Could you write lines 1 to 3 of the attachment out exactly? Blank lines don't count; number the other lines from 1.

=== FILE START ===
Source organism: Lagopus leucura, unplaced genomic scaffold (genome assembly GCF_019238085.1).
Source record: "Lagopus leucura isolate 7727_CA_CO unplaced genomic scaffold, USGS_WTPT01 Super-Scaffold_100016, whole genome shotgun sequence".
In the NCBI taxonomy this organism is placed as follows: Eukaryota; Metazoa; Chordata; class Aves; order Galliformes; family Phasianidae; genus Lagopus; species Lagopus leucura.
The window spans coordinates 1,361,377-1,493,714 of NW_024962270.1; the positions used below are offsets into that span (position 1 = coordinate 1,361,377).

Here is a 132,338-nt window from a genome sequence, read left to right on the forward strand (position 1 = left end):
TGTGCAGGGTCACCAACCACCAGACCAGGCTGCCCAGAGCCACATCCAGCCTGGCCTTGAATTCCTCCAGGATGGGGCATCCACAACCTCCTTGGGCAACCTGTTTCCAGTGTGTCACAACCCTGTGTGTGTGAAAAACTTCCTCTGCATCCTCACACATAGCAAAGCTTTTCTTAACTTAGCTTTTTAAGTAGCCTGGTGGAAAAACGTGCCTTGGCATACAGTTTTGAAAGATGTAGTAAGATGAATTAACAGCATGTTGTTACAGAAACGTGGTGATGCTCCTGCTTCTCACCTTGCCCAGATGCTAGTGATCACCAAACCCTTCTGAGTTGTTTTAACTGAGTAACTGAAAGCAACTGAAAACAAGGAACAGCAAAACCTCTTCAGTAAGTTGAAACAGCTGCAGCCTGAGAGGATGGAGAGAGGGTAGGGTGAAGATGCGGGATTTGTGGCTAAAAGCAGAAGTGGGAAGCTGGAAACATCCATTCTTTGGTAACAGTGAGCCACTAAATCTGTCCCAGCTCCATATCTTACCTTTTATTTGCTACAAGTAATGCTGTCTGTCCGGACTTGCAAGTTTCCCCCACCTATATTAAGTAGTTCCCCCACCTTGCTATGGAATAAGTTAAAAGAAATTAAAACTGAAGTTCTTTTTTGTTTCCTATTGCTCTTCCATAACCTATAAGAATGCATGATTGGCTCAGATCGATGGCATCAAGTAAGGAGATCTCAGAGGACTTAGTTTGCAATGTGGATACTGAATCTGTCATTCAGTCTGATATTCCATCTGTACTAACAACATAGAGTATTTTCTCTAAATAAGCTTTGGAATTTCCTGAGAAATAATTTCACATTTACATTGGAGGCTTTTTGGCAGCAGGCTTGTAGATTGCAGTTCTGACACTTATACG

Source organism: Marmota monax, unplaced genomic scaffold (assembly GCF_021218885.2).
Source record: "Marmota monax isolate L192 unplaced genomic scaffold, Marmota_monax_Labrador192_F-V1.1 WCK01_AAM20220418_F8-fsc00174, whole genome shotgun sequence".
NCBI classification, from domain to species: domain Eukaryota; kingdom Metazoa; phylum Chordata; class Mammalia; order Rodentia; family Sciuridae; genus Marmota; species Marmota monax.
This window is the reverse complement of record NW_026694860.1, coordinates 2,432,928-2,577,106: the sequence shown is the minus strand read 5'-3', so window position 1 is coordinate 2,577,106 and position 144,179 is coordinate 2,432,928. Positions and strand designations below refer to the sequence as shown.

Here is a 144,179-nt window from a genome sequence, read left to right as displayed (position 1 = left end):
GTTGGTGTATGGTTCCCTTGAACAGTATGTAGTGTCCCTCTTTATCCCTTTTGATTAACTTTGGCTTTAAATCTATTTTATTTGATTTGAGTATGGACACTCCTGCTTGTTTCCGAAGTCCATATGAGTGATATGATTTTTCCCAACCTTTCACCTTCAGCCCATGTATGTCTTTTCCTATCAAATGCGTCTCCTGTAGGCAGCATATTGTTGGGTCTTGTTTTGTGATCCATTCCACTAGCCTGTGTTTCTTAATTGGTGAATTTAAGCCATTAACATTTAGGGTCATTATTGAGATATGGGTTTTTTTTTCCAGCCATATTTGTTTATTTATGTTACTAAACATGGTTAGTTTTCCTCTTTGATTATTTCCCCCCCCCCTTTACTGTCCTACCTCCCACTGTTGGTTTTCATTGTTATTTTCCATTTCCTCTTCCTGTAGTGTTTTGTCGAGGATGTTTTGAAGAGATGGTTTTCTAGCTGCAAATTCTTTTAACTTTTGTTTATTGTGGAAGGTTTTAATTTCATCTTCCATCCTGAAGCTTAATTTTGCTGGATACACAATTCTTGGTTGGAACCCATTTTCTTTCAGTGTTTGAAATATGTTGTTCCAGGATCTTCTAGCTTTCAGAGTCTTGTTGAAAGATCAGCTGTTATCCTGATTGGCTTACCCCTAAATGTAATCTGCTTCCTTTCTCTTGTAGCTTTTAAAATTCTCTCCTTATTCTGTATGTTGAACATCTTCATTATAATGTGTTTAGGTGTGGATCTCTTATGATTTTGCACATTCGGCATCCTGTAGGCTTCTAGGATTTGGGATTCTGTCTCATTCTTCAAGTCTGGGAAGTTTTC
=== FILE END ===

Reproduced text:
Source organism: Lagopus leucura, unplaced genomic scaffold (genome assembly GCF_019238085.1).
Source record: "Lagopus leucura isolate 7727_CA_CO unplaced genomic scaffold, USGS_WTPT01 Super-Scaffold_100016, whole genome shotgun sequence".
In the NCBI taxonomy this organism is placed as follows: Eukaryota; Metazoa; Chordata; class Aves; order Galliformes; family Phasianidae; genus Lagopus; species Lagopus leucura.